A Deadly Super-Fungus Is Spreading Fast in U.S. Hospitals and Care Homes

A Deadly Super-Fungus Is Spreading Fast in U.S. Hospitals and Care Homes
Mar 2023

HBO's post-apocalyptic show about society destroyed by a devastating fungal pandemic, The Last of Us, is fiction. However, lethal fungi that can infect humans are very much a reality, and one of the biggest threats today is Candida auris.


The dangerous and difficult-t0-fight fungal infection, often deadly for the immunocompromised, is tearing through U.S. hospitals and other healthcare facilities at an "alarming rate," according to a Centers for Disease Control news statement published Monday. The fungus, a yeast called Candida auris (C. auris), was first detected in the U.S. in 2016 in four states. In subsequent years, it's been found in healthcare settings in at least 28 states, and cases have risen sharply, per CDC data.

Between 2019 and the end of 2021, the number of clinical C. auris infections detected more than tripled, from just 476 to 1,471. The number of asymptomatic detections, wherein someone may be carrying the fungus externally, also tripled over the same time period, from 1,077 in 2019 to 4,040 in 2021. The data comes from a new report by CDC researchers, published in the journal Annals of Internal Medicine.

Additional, preliminary data suggests that C. auris cases rose even more in 2022. The CDC reported 2,377 clinical infections between January and December of last year. In the same time period, there were also 5,754 asymptomatic screening cases.

C. auris generally isn't a threat to healthy people, according to the CDC. The yeast usually doesn't cause clinical symptoms in humans with intact immune systems who can readily fight off infection. Instead, the pathogen infects the already ill, the immunocompromised, or those with medical devices like catheters or ports implanted. For these vulnerable populations, avoiding the fungus, which can cause blood, heart, and brain infections, is often a matter of life and death.

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In an ongoing outbreak of the fungus in Mississippi, at least 12 have been infected and four have died "potentially associated deaths," per Mississippi Today.

Overall, somewhere between 30% and 60% of patients who contract C. auris end up dying with the infection--though determining exact cause of death is difficult, since most who die have other, systemic health problems. Compounding the fungus' threat is its resistance to multiple antifungal medications. The main drugs for the treating C. auris infections, echinocandins, seem to be getting less and less effective over time. The number of cases resistant to the medicine tripled along with total infections in 2021, compared with the two previous years, per the Tuesday report.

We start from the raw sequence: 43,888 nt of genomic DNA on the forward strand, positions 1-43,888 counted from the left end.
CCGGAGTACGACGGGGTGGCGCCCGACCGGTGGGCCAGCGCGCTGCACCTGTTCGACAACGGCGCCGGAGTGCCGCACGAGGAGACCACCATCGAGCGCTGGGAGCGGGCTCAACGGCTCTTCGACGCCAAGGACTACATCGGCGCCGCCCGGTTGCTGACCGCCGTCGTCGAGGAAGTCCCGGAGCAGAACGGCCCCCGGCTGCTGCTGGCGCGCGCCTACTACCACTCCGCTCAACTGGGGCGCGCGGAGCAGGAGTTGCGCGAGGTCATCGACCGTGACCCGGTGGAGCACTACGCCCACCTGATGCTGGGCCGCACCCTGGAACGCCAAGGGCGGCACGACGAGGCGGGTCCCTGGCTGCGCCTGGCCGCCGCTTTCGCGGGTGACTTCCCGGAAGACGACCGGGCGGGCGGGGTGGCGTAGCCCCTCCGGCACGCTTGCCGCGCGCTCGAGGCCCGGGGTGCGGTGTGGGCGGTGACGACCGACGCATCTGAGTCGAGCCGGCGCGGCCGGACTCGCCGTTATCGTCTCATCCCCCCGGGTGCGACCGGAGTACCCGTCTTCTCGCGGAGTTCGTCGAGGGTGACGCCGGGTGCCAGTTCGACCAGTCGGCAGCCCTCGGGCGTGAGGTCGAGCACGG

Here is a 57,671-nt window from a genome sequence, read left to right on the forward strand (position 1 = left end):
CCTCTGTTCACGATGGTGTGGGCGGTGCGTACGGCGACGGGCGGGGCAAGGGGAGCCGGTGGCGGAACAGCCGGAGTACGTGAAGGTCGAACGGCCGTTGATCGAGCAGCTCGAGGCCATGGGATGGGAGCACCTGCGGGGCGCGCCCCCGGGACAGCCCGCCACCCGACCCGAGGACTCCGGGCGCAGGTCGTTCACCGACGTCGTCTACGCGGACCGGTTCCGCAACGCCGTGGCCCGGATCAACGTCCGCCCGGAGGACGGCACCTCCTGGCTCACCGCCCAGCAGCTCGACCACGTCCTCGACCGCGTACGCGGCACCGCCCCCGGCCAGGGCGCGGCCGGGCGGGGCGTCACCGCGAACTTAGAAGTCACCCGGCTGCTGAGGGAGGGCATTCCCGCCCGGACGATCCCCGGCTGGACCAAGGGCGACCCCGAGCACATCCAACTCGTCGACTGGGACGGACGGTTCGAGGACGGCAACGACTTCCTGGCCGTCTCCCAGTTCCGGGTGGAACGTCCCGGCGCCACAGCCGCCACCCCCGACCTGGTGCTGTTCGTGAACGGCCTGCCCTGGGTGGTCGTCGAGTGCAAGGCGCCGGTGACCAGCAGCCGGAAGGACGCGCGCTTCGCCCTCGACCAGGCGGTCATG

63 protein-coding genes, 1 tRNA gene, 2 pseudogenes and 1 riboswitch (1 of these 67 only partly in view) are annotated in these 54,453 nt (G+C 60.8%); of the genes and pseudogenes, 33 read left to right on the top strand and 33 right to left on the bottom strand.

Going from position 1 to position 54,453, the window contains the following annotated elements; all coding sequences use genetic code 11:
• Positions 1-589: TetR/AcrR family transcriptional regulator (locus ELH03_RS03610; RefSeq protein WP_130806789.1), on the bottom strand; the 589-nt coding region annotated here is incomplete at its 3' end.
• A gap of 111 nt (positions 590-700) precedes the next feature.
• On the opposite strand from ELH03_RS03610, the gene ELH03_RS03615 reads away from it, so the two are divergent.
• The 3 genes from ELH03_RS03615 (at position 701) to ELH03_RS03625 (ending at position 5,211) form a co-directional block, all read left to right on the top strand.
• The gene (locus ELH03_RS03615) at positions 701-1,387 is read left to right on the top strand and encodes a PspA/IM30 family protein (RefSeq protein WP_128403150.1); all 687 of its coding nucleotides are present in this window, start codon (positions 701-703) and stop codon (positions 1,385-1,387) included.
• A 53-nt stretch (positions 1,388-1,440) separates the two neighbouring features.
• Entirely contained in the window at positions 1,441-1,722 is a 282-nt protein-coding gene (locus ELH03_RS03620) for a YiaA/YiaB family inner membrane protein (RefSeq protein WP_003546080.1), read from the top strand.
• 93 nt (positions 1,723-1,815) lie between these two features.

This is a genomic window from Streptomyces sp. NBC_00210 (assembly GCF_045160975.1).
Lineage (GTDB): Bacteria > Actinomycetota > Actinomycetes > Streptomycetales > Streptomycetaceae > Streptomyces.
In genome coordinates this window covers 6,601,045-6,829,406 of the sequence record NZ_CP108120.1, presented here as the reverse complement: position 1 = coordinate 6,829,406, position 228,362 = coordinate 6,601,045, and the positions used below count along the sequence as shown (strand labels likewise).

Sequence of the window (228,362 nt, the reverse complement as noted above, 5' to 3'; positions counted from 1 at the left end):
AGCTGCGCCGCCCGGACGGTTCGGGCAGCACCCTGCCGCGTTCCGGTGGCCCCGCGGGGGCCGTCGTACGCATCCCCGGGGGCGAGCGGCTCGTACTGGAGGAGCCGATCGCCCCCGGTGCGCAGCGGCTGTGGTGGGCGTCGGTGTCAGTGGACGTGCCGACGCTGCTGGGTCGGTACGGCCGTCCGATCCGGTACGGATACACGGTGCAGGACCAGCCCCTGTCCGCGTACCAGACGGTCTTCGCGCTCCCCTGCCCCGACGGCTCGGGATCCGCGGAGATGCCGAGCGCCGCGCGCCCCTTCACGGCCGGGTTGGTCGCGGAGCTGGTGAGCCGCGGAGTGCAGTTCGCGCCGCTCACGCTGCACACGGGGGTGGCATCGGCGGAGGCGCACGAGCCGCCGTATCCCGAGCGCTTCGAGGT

"The rapid rise and geographic spread of cases is concerning," said Meghan Lyman, a CDC epidemiologist and lead researcher on the new report, in an agency press release. In response, Lyman said, health agencies need to keep better tabs on the fungus, increase their lab capacity, and focus more on infection prevention.

Yet all of those recommendations are easier suggested than done. The yeast can survive easily outside of the human body and so can be very hard to eradicate from the local environment. Many disinfectants are ineffective against C. auris. In a 2021 study, researchers identified a possible wild source for the fungal pathogen--indicating that people could keep being infected, even outside of hospitals. Further, C. auris doesn't easily show up on conventional tests, instead requiring specialized screenings which can make diagnosing infections expensive and slow.

The first report of a C. auris human infection came from Japan in 2009. Since then, the pathogen has spread worldwide to more than 30 countries, and retrospective DNA sequencing has shown the earliest human cases actually emerged in the 1990's.

In another similarity to HBO's The Last of Us, the fungus' rise may be due, in part, to our warming world. As in the show, research suggests climate change is increasing the risk that fungi pose to people.

Most fungi, C. auris included, haven't historically been able to thrive in places as warm as the human body. Yet hotter ecosystems appear to be selecting for more heat-tolerant fungi. At least one 2019 study suggests this may be what happened with C. auris, enabling enabled the yeast to begin infecting people. The 2021 study identifying the fungus in the wild lends additional credence to the climate change hypothesis, as C. auris strains found in different environments had different thermal tolerances.

Covid-19, too, may have made things worse by adding strain on healthcare facilities and workers.

Nonetheless, we haven't quite entered the world of science fiction with C. auris. The pathogen can cause deadly infections, but "it does not cause people to turn into zombies," Lyman told the Washington Post. And better treatments against fungal infections may soon be available. "There are a few antifungals in the pipeline, so that gives us some hope," the epidemiologist further said to WaPo.

Though the CDC classifies C. auris as an "urgent threat," the agency has said that efforts are underway to bolster monitoring and other controls for the fungus. Already, the number of regional labs set up to process C. auris tests has grown from seven to more than 26 nationwide over just a few years.